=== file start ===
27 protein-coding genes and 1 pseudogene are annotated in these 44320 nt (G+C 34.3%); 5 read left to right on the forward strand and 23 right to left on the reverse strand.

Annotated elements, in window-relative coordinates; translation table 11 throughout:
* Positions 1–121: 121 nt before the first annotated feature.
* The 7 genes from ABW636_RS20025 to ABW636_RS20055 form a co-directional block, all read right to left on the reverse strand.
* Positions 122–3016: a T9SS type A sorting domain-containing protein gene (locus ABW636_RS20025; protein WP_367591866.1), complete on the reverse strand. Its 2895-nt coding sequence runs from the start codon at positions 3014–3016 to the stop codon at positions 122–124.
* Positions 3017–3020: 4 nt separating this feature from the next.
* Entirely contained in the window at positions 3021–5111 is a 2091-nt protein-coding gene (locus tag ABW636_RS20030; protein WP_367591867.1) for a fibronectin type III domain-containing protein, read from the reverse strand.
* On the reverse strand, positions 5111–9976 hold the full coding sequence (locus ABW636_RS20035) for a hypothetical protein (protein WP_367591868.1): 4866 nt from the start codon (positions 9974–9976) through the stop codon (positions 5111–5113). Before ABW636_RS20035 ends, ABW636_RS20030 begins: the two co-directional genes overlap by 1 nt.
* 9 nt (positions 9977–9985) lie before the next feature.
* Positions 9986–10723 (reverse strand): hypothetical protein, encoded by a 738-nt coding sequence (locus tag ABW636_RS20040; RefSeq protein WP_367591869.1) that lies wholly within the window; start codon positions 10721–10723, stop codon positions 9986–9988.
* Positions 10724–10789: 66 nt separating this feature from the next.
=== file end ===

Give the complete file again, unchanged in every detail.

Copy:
27 protein-coding genes and 1 pseudogene are annotated in these 44320 nt (G+C 34.3%); 5 read left to right on the forward strand and 23 right to left on the reverse strand.

Annotated elements, in window-relative coordinates; translation table 11 throughout:
* Positions 1–121: 121 nt before the first annotated feature.
* The 7 genes from ABW636_RS20025 to ABW636_RS20055 form a co-directional block, all read right to left on the reverse strand.
* Positions 122–3016: a T9SS type A sorting domain-containing protein gene (locus ABW636_RS20025; protein WP_367591866.1), complete on the reverse strand. Its 2895-nt coding sequence runs from the start codon at positions 3014–3016 to the stop codon at positions 122–124.
* Positions 3017–3020: 4 nt separating this feature from the next.
* Entirely contained in the window at positions 3021–5111 is a 2091-nt protein-coding gene (locus tag ABW636_RS20030; protein WP_367591867.1) for a fibronectin type III domain-containing protein, read from the reverse strand.
* On the reverse strand, positions 5111–9976 hold the full coding sequence (locus ABW636_RS20035) for a hypothetical protein (protein WP_367591868.1): 4866 nt from the start codon (positions 9974–9976) through the stop codon (positions 5111–5113). Before ABW636_RS20035 ends, ABW636_RS20030 begins: the two co-directional genes overlap by 1 nt.
* 9 nt (positions 9977–9985) lie before the next feature.
* Positions 9986–10723 (reverse strand): hypothetical protein, encoded by a 738-nt coding sequence (locus tag ABW636_RS20040; RefSeq protein WP_367591869.1) that lies wholly within the window; start codon positions 10721–10723, stop codon positions 9986–9988.
* Positions 10724–10789: 66 nt separating this feature from the next.